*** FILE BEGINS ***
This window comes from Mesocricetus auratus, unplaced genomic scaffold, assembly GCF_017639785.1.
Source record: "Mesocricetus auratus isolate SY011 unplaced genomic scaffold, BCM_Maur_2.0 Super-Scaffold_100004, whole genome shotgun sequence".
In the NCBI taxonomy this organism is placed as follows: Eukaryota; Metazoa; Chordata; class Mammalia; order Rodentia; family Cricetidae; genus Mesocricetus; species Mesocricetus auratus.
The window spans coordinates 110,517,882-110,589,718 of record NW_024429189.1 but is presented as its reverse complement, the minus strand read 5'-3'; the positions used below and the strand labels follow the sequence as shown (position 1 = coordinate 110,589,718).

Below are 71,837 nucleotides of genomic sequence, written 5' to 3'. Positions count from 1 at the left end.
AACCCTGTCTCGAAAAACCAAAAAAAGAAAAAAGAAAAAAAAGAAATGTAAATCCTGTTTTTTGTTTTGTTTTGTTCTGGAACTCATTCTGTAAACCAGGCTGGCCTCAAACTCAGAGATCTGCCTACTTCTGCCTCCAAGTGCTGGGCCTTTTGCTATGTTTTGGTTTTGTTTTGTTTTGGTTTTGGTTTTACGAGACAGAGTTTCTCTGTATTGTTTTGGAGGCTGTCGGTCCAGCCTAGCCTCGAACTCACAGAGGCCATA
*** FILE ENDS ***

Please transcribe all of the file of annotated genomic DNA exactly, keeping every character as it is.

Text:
This window comes from Mesocricetus auratus, unplaced genomic scaffold, assembly GCF_017639785.1.
Source record: "Mesocricetus auratus isolate SY011 unplaced genomic scaffold, BCM_Maur_2.0 Super-Scaffold_100004, whole genome shotgun sequence".
In the NCBI taxonomy this organism is placed as follows: Eukaryota; Metazoa; Chordata; class Mammalia; order Rodentia; family Cricetidae; genus Mesocricetus; species Mesocricetus auratus.
The window spans coordinates 110,517,882-110,589,718 of record NW_024429189.1 but is presented as its reverse complement, the minus strand read 5'-3'; the positions used below and the strand labels follow the sequence as shown (position 1 = coordinate 110,589,718).

Below are 71,837 nucleotides of genomic sequence, written 5' to 3'. Positions count from 1 at the left end.
AACCCTGTCTCGAAAAACCAAAAAAAGAAAAAAGAAAAAAAAGAAATGTAAATCCTGTTTTTTGTTTTGTTTTGTTCTGGAACTCATTCTGTAAACCAGGCTGGCCTCAAACTCAGAGATCTGCCTACTTCTGCCTCCAAGTGCTGGGCCTTTTGCTATGTTTTGGTTTTGTTTTGTTTTGGTTTTGGTTTTACGAGACAGAGTTTCTCTGTATTGTTTTGGAGGCTGTCGGTCCAGCCTAGCCTCGAACTCACAGAGGCCATA